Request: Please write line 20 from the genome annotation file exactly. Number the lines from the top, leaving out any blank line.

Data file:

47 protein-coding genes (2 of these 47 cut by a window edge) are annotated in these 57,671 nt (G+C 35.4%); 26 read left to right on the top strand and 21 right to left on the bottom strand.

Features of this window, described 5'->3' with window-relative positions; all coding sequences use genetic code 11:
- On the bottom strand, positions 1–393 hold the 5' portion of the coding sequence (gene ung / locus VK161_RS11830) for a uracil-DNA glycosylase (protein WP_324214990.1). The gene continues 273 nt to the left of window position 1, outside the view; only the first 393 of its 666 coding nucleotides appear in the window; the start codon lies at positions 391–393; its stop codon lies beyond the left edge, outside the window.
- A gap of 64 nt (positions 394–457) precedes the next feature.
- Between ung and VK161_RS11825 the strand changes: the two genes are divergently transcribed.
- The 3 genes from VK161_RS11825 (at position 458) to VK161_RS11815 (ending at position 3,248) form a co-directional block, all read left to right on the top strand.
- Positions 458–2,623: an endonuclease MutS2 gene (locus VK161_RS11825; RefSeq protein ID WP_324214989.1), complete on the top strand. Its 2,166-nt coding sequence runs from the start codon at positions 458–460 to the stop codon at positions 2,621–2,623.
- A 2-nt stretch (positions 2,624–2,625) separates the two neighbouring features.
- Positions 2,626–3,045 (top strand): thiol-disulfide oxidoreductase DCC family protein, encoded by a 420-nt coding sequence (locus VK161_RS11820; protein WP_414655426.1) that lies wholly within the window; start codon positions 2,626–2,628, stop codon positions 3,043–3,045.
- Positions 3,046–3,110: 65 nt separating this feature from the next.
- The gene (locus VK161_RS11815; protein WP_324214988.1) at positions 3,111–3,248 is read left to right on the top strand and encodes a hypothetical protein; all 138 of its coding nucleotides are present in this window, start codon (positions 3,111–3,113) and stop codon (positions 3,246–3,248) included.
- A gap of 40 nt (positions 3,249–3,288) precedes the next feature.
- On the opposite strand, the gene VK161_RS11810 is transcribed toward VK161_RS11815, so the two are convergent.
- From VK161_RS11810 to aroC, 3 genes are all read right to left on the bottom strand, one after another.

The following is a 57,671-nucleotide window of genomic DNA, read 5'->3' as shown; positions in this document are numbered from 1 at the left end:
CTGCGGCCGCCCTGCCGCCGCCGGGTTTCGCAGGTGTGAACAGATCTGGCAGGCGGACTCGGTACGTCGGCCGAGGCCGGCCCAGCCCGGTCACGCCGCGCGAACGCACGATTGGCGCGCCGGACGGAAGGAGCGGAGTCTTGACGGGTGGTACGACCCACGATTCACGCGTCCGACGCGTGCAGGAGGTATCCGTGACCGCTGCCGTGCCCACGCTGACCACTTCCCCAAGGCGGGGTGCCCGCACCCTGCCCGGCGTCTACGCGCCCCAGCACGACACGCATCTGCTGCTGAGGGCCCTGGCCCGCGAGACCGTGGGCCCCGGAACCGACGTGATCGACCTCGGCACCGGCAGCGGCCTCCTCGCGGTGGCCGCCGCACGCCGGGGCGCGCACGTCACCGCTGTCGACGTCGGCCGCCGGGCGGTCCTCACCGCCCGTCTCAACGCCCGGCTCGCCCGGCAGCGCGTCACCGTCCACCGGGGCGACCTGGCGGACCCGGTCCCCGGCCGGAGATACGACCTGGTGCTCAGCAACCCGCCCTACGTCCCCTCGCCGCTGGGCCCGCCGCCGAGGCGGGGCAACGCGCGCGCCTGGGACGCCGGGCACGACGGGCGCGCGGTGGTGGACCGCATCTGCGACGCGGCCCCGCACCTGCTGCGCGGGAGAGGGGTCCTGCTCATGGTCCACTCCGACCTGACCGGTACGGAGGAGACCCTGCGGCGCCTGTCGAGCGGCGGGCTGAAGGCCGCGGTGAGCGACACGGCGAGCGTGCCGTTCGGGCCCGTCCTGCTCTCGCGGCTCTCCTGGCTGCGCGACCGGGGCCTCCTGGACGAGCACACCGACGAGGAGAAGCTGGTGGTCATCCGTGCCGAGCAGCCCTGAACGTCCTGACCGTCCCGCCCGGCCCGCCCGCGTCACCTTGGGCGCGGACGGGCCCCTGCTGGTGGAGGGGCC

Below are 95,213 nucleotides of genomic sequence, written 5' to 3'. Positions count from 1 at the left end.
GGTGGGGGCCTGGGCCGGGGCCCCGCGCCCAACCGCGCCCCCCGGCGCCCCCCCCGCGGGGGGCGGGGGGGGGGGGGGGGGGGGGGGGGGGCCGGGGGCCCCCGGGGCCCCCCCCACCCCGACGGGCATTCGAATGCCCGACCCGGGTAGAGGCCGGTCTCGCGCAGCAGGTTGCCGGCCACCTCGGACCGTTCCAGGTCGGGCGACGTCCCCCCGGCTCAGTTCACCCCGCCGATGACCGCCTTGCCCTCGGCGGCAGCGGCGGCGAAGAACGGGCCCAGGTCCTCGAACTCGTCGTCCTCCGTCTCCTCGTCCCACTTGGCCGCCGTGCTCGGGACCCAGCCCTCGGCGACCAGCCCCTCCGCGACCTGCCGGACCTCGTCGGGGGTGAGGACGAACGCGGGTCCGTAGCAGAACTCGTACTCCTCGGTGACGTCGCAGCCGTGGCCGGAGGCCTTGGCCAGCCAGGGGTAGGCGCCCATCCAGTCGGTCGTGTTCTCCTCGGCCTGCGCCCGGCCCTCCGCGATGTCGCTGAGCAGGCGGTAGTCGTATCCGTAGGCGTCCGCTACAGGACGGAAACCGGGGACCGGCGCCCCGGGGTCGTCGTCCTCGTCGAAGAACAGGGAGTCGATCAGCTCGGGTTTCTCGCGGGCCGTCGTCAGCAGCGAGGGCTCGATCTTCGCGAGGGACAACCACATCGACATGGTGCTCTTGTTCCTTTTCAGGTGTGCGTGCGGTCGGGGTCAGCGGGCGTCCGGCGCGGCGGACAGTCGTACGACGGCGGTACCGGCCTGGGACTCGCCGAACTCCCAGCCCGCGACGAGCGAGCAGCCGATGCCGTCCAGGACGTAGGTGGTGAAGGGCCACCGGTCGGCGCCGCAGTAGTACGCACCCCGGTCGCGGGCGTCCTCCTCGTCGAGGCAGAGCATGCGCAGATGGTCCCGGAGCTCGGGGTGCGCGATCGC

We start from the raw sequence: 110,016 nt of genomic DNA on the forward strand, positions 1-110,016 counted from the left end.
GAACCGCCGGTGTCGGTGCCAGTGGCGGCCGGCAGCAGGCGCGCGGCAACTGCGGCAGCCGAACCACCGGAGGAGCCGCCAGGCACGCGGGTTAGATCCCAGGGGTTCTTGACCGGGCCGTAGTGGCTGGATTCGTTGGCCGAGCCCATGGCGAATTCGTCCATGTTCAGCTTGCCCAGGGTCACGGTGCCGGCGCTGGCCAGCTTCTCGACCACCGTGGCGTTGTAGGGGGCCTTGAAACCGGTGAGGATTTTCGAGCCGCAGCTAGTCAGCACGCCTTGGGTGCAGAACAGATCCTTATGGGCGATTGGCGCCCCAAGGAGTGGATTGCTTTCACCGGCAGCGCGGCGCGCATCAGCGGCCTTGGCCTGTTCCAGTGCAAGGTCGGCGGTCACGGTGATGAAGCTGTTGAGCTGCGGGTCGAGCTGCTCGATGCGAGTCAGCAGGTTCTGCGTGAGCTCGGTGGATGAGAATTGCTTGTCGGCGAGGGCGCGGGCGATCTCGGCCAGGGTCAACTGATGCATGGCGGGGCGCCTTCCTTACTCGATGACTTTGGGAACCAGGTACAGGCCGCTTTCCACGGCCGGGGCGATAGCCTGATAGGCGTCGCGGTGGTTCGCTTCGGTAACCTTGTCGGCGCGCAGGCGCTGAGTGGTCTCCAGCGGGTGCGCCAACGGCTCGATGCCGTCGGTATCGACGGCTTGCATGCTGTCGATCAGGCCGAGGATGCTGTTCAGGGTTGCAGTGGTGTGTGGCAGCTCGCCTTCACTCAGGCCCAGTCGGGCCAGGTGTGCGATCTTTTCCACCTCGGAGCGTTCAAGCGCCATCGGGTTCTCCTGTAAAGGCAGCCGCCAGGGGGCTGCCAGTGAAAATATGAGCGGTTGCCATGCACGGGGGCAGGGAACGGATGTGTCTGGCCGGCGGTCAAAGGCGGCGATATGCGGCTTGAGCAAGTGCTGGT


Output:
GAACCGCCGGTGTCGGTGCCAGTGGCGGCCGGCAGCAGGCGCGCGGCAACTGCGGCAGCCGAACCACCGGAGGAGCCGCCAGGCACGCGGGTTAGATCCCAGGGGTTCTTGACCGGGCCGTAGTGGCTGGATTCGTTGGCCGAGCCCATGGCGAATTCGTCCATGTTCAGCTTGCCCAGGGTCACGGTGCCGGCGCTGGCCAGCTTCTCGACCACCGTGGCGTTGTAGGGGGCCTTGAAACCGGTGAGGATTTTCGAGCCGCAGCTAGTCAGCACGCCTTGGGTGCAGAACAGATCCTTATGGGCGATTGGCGCCCCAAGGAGTGGATTGCTTTCACCGGCAGCGCGGCGCGCATCAGCGGCCTTGGCCTGTTCCAGTGCAAGGTCGGCGGTCACGGTGATGAAGCTGTTGAGCTGCGGGTCGAGCTGCTCGATGCGAGTCAGCAGGTTCTGCGTGAGCTCGGTGGATGAGAATTGCTTGTCGGCGAGGGCGCGGGCGATCTCGGCCAGGGTCAACTGATGCATGGCGGGGCGCCTTCCTTACTCGATGACTTTGGGAACCAGGTACAGGCCGCTTTCCACGGCCGGGGCGATAGCCTGATAGGCGTCGCGGTGGTTCGCTTCGGTAACCTTGTCGGCGCGCAGGCGCTGAGTGGTCTCCAGCGGGTGCGCCAACGGCTCGATGCCGTCGGTATCGACGGCTTGCATGCTGTCGATCAGGCCGAGGATGCTGTTCAGGGTTGCAGTGGTGTGTGGCAGCTCGCCTTCACTCAGGCCCAGTCGGGCCAGGTGTGCGATCTTTTCCACCTCGGAGCGTTCAAGCGCCATCGGGTTCTCCTGTAAAGGCAGCCGCCAGGGGGCTGCCAGTGAAAATATGAGCGGTTGCCATGCACGGGGGCAGGGAACGGATGTGTCTGGCCGGCGGTCAAAGGCGGCGATATGCGGCTTGAGCAAGTGCTGGT